The mandate presumes that everyone is equally susceptible to severe outcomes from getting exposed to the virus, which we’ve known is not true since at least February 2020. In this entire 18-month fiasco, we’ve not seen any serious high-level communication about the huge range of demographic gradients in infection based on both age and overall health. This ignorance is a consequence of poor public-health messaging and is grossly irresponsible. The aggregated mandate from the Biden administration ignores this completely, as did the models that suggested lock-downs in the event of a virus from the Spring of 2020.
 Biden seems still of the belief that vaccines stop infection (he claimed this many times) and spread but, we know with certainty that this is not the case. [Even] the CDC admits it. The best guess at this point is that it can help in preventing hospitalization and death but, this experiment is still in its early stages. [The] relationship between cause and effect in human affairs is not as easy as throwing around two data sets and saying one caused the other. Most cases in the developed world, now, are occurring among the vaccinated…and we all know this because we have vaccinated friends who got Covid anyway. Some have died. We are not idiots, contrary to what the Biden administration believes, [nor] do any of us have all the knowledge and answers. [It] is precisely because science is uncertain that the decisions surrounding it need to be decentralized, depoliticized and open to correction rather than being imposed by top-down mandates.
 Biden’s order flies in the face of basic human freedoms and rights. There is no other way to put it. [It] is this fact that is the most prescient for the multitudes who are, right now, seething in anger that one man, who happens to hold power, can make health decisions for the whole population regardless of their perfectly rational judgements. When the needle filled with liquid is forced into the arms of people who either have natural immunities or do not fear exposure to the pathogen, it gets personal. [People] get really mad, especially after they are still forced into masks and denied other essential rights.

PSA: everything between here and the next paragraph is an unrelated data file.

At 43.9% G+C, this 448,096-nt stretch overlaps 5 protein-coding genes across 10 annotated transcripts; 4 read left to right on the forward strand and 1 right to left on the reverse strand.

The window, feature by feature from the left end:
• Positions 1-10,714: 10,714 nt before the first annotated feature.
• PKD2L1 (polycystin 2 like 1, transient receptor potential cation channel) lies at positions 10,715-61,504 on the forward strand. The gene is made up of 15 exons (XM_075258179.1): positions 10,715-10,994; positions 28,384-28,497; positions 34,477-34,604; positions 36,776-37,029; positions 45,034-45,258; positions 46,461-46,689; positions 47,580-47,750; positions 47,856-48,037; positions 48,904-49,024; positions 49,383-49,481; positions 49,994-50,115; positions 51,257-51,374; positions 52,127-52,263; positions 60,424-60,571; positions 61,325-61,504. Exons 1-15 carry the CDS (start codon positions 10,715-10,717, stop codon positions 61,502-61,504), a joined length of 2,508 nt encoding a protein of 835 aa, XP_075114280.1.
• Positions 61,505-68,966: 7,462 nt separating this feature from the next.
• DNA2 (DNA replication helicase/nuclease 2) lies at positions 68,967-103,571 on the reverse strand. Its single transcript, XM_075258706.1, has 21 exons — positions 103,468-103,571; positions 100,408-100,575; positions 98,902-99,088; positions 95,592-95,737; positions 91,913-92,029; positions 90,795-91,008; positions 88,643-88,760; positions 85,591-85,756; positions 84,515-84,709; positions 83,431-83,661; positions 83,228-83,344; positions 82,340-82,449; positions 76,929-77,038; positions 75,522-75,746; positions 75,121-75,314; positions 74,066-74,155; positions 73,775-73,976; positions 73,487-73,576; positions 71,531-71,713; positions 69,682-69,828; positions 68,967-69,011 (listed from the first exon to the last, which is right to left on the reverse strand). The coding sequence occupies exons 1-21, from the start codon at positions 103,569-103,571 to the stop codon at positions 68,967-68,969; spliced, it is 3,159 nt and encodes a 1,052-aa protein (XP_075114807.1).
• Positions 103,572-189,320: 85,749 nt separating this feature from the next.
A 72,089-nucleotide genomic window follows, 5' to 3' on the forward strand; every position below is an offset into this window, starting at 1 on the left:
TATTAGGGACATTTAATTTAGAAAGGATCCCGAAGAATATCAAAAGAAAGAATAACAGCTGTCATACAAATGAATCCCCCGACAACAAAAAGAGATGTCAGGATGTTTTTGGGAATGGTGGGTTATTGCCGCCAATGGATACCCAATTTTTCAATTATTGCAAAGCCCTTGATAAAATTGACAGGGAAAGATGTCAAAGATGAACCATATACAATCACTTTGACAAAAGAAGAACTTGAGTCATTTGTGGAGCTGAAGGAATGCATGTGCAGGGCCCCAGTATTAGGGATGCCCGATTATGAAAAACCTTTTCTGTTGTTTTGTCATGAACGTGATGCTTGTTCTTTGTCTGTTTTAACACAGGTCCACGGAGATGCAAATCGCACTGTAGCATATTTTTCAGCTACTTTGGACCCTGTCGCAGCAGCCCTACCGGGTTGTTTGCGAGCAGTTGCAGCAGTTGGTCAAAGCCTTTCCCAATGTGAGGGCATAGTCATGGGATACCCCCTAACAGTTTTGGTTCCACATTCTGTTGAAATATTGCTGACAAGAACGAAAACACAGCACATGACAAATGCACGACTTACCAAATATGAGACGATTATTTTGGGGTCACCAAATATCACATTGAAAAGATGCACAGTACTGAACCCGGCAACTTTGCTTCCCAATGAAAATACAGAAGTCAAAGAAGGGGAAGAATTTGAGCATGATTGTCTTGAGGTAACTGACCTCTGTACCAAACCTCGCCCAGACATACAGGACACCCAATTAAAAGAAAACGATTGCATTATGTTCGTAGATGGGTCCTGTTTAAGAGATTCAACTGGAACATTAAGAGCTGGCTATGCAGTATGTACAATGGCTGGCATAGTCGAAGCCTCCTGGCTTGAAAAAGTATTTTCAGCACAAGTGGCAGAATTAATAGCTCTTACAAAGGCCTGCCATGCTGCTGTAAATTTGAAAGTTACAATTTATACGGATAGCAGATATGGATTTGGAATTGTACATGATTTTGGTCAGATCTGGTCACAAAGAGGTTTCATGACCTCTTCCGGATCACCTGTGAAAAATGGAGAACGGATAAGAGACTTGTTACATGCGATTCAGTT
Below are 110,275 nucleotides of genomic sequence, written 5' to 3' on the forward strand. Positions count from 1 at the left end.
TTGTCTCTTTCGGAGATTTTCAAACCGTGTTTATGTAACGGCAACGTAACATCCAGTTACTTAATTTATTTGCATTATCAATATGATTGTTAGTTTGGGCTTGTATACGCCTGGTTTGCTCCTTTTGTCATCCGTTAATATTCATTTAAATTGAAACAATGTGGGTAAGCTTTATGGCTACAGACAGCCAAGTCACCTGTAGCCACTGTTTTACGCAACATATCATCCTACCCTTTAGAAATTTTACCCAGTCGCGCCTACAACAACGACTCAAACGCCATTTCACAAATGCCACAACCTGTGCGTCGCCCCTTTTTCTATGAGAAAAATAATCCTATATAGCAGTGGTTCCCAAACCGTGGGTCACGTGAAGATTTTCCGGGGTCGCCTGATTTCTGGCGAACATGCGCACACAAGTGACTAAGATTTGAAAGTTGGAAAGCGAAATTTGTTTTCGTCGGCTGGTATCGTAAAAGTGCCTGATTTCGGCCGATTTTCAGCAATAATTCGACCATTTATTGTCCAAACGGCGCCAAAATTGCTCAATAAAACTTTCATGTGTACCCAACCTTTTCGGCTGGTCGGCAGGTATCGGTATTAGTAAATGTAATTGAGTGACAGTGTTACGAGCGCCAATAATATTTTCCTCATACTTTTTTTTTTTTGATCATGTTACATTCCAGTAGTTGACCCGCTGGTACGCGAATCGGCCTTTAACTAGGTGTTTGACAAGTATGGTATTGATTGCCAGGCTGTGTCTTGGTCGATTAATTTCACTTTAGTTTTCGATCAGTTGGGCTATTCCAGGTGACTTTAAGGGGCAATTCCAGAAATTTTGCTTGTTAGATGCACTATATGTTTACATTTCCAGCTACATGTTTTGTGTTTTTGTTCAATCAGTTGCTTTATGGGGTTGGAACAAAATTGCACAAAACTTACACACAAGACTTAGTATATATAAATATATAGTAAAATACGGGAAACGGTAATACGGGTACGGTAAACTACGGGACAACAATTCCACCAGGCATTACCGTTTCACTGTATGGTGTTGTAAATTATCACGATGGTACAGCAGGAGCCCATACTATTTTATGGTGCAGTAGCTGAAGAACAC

Hanspostcard has a song draft challenge. This is my Round Five pick.
Pulling myself out of 1978, I am moving into the 1980s. ~Vic
John Mellencamp‘s Scarecrow album was released on August 5, 1985, 25 days prior to my 19th birthday and six weeks before I started my sophomore year of college. God, what an album. This was Mellencamp’s version of Born In The USA (I own both albums). Roots rock/Heartland rock was the music in the background of my graduation from high school and subsequent foray into college. Minutes To Memories was not an official release from the album but, it managed to make it to #14 on the Top Rock Tracks for one week as a non-single album track. It spoke volumes to me…